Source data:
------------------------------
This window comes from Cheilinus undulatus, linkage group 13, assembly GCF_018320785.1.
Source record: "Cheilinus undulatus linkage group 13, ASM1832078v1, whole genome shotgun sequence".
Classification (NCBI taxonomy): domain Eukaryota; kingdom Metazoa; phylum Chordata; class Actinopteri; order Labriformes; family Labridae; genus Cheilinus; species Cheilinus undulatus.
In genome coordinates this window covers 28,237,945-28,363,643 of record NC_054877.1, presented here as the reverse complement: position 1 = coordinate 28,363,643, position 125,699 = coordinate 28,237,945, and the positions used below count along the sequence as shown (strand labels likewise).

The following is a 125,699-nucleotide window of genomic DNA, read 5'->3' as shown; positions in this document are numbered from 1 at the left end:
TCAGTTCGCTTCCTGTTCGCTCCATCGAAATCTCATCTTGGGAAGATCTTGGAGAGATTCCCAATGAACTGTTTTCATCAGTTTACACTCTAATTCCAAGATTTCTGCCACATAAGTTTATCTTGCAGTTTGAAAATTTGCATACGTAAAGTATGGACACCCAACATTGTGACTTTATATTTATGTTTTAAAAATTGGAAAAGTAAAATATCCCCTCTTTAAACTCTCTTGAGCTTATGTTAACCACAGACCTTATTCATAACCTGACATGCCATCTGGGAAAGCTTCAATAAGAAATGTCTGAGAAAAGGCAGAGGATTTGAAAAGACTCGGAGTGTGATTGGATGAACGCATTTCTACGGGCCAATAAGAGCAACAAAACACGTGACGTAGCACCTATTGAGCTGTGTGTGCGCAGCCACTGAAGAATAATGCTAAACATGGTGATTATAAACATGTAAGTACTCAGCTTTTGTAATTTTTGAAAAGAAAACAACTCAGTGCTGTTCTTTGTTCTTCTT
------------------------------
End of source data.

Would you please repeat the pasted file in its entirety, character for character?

This window comes from Cheilinus undulatus, linkage group 13, assembly GCF_018320785.1.
Source record: "Cheilinus undulatus linkage group 13, ASM1832078v1, whole genome shotgun sequence".
Classification (NCBI taxonomy): domain Eukaryota; kingdom Metazoa; phylum Chordata; class Actinopteri; order Labriformes; family Labridae; genus Cheilinus; species Cheilinus undulatus.
In genome coordinates this window covers 28,237,945-28,363,643 of record NC_054877.1, presented here as the reverse complement: position 1 = coordinate 28,363,643, position 125,699 = coordinate 28,237,945, and the positions used below count along the sequence as shown (strand labels likewise).

The following is a 125,699-nucleotide window of genomic DNA, read 5'->3' as shown; positions in this document are numbered from 1 at the left end:
TCAGTTCGCTTCCTGTTCGCTCCATCGAAATCTCATCTTGGGAAGATCTTGGAGAGATTCCCAATGAACTGTTTTCATCAGTTTACACTCTAATTCCAAGATTTCTGCCACATAAGTTTATCTTGCAGTTTGAAAATTTGCATACGTAAAGTATGGACACCCAACATTGTGACTTTATATTTATGTTTTAAAAATTGGAAAAGTAAAATATCCCCTCTTTAAACTCTCTTGAGCTTATGTTAACCACAGACCTTATTCATAACCTGACATGCCATCTGGGAAAGCTTCAATAAGAAATGTCTGAGAAAAGGCAGAGGATTTGAAAAGACTCGGAGTGTGATTGGATGAACGCATTTCTACGGGCCAATAAGAGCAACAAAACACGTGACGTAGCACCTATTGAGCTGTGTGTGCGCAGCCACTGAAGAATAATGCTAAACATGGTGATTATAAACATGTAAGTACTCAGCTTTTGTAATTTTTGAAAAGAAAACAACTCAGTGCTGTTCTTTGTTCTTCTT